New York area members of the National Association of Independent Insurers (NAII) recently convened to devise their focus for the 2003 legislative session.
Major issues they planned to target include reducing no-fault insurance fraud, reinstating flex rating laws, and complying with a complicated law enacted last month.
“There are plenty of carryover concerns that we need to tackle in 2003,” said Gerald L. Zimmerman, senior counsel for the NAII, who moderated the meeting of NAII’s local counsels and New York insurers. “Coupled with the changes in the New York legislature, 2003 is shaping up to be a busy year.”
The New York legislature maintained the status quo during the 2002 elections: Governor Pataki was re-elected, the Assembly remains controlled by the Democrats, and the Senate remains in the hands of the Republicans. It is expected that all relevant chairs and leadership positions will remain in place. Budget and fiscal issues will dominate the 2003
session as New York state and New York City are projecting substantial budget deficits.
The 2 percent non-renewal and flex rating extenders expired in August 2001, and the insurance industry has been trying to get them reinstated ever since. “Legislators need to know that rates have gone up dramatically since the extenders sunset, so there is no truth, as some have argued, that extenders lead to higher rates – just the opposite is true,” Zimmerman said.
Rampant fraud is perhaps the biggest driver of increased auto insurance rates in New York. Insurers believe that medical protocols, mandatory arbitration, provider certification and decertification, and increased penalties for runners and application fraud could turn the tide. Some of these proposed fixes have been contained in bills proposed by the Governor, the Assembly or the Senate, but none of these embodies all these fixes, Zimmerman said. NAII members plan to meet again to develop alternative legislative language to address this important issue. There may also be some regulatory fixes available as Reg. 68 has demonstrated that the insurance department can be an ally in fighting fraud, Zimmerman noted.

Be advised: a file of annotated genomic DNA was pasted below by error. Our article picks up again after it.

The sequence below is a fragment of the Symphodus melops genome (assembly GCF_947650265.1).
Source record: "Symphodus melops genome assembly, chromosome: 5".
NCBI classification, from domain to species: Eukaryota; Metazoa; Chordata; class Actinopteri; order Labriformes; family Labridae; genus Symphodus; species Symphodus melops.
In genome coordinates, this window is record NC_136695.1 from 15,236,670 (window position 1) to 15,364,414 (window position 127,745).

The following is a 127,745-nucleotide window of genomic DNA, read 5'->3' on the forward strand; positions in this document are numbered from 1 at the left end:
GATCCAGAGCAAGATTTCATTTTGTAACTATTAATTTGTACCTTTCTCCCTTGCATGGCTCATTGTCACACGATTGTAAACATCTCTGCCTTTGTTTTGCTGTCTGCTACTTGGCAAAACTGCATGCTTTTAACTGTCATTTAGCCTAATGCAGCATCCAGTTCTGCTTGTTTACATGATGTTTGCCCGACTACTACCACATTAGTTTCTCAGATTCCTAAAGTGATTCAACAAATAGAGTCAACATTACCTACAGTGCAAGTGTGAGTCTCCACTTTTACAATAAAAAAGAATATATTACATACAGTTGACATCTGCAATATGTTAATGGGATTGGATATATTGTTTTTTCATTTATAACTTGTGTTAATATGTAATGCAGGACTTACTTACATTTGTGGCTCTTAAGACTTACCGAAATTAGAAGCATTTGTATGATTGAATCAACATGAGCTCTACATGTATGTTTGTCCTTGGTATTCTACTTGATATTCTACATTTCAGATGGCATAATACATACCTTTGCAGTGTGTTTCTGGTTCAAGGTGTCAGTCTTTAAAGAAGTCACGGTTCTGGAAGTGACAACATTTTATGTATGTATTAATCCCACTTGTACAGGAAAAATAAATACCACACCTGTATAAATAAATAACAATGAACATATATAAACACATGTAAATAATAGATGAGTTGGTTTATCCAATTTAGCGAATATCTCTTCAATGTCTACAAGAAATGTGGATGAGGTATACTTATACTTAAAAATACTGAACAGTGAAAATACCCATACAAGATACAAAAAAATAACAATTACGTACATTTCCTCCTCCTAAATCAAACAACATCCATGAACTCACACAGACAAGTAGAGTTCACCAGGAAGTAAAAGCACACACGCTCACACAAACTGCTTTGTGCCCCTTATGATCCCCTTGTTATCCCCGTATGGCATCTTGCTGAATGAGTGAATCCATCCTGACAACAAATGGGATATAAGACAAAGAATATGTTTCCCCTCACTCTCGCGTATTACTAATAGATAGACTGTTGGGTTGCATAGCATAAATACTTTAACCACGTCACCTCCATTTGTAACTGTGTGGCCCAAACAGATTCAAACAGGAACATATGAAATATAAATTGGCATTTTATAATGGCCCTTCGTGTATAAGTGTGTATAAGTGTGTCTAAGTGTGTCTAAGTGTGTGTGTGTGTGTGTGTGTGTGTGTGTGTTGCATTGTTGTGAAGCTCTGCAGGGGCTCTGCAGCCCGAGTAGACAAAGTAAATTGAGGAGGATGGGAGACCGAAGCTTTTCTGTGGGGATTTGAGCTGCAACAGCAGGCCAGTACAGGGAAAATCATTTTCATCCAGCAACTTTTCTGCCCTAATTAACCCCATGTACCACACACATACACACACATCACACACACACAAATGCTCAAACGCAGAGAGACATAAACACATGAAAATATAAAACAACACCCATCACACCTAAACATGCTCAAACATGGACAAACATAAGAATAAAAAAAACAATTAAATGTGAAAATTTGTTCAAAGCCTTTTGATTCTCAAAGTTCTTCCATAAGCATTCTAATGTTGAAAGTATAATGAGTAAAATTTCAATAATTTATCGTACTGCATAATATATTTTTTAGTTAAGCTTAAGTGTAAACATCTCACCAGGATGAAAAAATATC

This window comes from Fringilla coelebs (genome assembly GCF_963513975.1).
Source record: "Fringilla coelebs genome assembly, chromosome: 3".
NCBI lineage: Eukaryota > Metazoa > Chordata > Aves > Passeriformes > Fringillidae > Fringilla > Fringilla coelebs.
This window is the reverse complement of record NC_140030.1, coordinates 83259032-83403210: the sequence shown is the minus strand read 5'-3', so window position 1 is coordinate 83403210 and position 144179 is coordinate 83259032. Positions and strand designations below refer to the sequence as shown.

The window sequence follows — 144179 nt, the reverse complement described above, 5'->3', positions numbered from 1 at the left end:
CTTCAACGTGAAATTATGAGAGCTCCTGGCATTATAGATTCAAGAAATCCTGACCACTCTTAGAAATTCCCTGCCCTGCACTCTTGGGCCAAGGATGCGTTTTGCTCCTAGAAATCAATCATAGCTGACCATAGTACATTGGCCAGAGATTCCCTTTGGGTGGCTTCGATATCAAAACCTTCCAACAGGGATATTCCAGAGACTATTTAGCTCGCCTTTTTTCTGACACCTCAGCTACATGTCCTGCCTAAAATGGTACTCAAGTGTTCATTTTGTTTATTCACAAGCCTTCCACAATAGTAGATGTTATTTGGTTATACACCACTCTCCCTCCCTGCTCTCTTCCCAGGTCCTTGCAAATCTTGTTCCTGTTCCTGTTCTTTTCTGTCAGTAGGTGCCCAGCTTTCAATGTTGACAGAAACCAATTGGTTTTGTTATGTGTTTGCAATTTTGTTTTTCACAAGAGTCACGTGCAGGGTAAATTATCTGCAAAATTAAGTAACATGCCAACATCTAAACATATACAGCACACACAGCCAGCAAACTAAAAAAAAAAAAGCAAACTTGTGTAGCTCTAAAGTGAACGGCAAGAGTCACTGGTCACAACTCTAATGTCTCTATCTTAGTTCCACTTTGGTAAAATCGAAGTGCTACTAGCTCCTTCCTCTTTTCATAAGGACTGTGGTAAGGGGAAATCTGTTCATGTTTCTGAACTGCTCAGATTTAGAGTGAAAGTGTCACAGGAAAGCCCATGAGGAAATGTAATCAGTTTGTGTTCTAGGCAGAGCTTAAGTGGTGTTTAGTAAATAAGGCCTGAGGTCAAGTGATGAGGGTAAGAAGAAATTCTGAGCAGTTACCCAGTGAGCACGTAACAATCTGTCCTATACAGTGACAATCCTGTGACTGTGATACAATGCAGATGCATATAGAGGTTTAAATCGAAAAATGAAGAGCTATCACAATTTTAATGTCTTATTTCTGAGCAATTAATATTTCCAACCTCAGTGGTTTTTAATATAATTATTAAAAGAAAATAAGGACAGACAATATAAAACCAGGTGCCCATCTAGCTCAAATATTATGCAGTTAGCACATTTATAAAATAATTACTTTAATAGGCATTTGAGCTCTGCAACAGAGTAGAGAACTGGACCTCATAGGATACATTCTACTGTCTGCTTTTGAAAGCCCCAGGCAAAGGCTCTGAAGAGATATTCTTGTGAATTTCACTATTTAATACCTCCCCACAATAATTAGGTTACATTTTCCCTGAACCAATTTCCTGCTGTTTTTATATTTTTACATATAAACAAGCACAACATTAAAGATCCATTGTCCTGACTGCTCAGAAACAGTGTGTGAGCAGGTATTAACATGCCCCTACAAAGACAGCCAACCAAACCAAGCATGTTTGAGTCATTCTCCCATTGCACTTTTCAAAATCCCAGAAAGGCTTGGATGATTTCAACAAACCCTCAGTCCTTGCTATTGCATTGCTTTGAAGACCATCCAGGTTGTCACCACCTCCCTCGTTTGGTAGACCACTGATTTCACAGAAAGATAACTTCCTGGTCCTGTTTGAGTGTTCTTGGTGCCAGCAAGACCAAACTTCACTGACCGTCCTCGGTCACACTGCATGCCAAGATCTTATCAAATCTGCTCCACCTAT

Spousal liability. This bill (A-10456) passed in the 2002 session. Aside from the policy considerations – the law allows auto accident victims to sue their spouses under their own personal auto insurance policies — the offer and notice provisions set up very difficult compliance standards for insurers. NAII members agreed on the need for legislation in 2003 to clarify these concerns, and NAII plans to introduce a bill in the 2003 session which hopefully will see passage early in the session.
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